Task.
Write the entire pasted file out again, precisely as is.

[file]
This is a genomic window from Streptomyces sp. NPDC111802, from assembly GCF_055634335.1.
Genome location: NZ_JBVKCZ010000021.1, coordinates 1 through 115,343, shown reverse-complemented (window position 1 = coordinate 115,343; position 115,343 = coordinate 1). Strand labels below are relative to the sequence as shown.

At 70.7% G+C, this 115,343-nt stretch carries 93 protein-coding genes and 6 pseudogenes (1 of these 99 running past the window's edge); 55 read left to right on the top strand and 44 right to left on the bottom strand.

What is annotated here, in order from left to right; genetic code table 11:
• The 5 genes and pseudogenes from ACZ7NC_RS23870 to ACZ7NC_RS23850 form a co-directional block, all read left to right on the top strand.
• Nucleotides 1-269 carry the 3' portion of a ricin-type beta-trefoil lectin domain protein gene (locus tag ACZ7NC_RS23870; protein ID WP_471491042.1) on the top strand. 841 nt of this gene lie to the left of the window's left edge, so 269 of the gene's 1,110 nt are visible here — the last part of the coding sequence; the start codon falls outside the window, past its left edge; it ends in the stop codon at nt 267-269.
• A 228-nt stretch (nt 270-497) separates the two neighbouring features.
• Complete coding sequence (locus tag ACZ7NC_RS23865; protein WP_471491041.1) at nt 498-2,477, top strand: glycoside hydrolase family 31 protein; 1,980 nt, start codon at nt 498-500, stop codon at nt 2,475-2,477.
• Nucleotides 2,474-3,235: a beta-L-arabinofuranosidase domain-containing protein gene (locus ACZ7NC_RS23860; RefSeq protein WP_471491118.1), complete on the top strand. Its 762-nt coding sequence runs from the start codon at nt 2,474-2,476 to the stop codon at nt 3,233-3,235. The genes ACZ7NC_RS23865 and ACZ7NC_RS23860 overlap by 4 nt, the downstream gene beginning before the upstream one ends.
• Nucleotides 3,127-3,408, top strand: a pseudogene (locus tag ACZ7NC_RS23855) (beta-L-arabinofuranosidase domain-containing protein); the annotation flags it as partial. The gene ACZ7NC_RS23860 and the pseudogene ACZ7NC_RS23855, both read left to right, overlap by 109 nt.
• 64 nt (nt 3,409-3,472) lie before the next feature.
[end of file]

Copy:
This is a genomic window from Streptomyces sp. NPDC111802, from assembly GCF_055634335.1.
Genome location: NZ_JBVKCZ010000021.1, coordinates 1 through 115,343, shown reverse-complemented (window position 1 = coordinate 115,343; position 115,343 = coordinate 1). Strand labels below are relative to the sequence as shown.

At 70.7% G+C, this 115,343-nt stretch carries 93 protein-coding genes and 6 pseudogenes (1 of these 99 running past the window's edge); 55 read left to right on the top strand and 44 right to left on the bottom strand.

What is annotated here, in order from left to right; genetic code table 11:
• The 5 genes and pseudogenes from ACZ7NC_RS23870 to ACZ7NC_RS23850 form a co-directional block, all read left to right on the top strand.
• Nucleotides 1-269 carry the 3' portion of a ricin-type beta-trefoil lectin domain protein gene (locus tag ACZ7NC_RS23870; protein ID WP_471491042.1) on the top strand. 841 nt of this gene lie to the left of the window's left edge, so 269 of the gene's 1,110 nt are visible here — the last part of the coding sequence; the start codon falls outside the window, past its left edge; it ends in the stop codon at nt 267-269.
• A 228-nt stretch (nt 270-497) separates the two neighbouring features.
• Complete coding sequence (locus tag ACZ7NC_RS23865; protein WP_471491041.1) at nt 498-2,477, top strand: glycoside hydrolase family 31 protein; 1,980 nt, start codon at nt 498-500, stop codon at nt 2,475-2,477.
• Nucleotides 2,474-3,235: a beta-L-arabinofuranosidase domain-containing protein gene (locus ACZ7NC_RS23860; RefSeq protein WP_471491118.1), complete on the top strand. Its 762-nt coding sequence runs from the start codon at nt 2,474-2,476 to the stop codon at nt 3,233-3,235. The genes ACZ7NC_RS23865 and ACZ7NC_RS23860 overlap by 4 nt, the downstream gene beginning before the upstream one ends.
• Nucleotides 3,127-3,408, top strand: a pseudogene (locus tag ACZ7NC_RS23855) (beta-L-arabinofuranosidase domain-containing protein); the annotation flags it as partial. The gene ACZ7NC_RS23860 and the pseudogene ACZ7NC_RS23855, both read left to right, overlap by 109 nt.
• 64 nt (nt 3,409-3,472) lie before the next feature.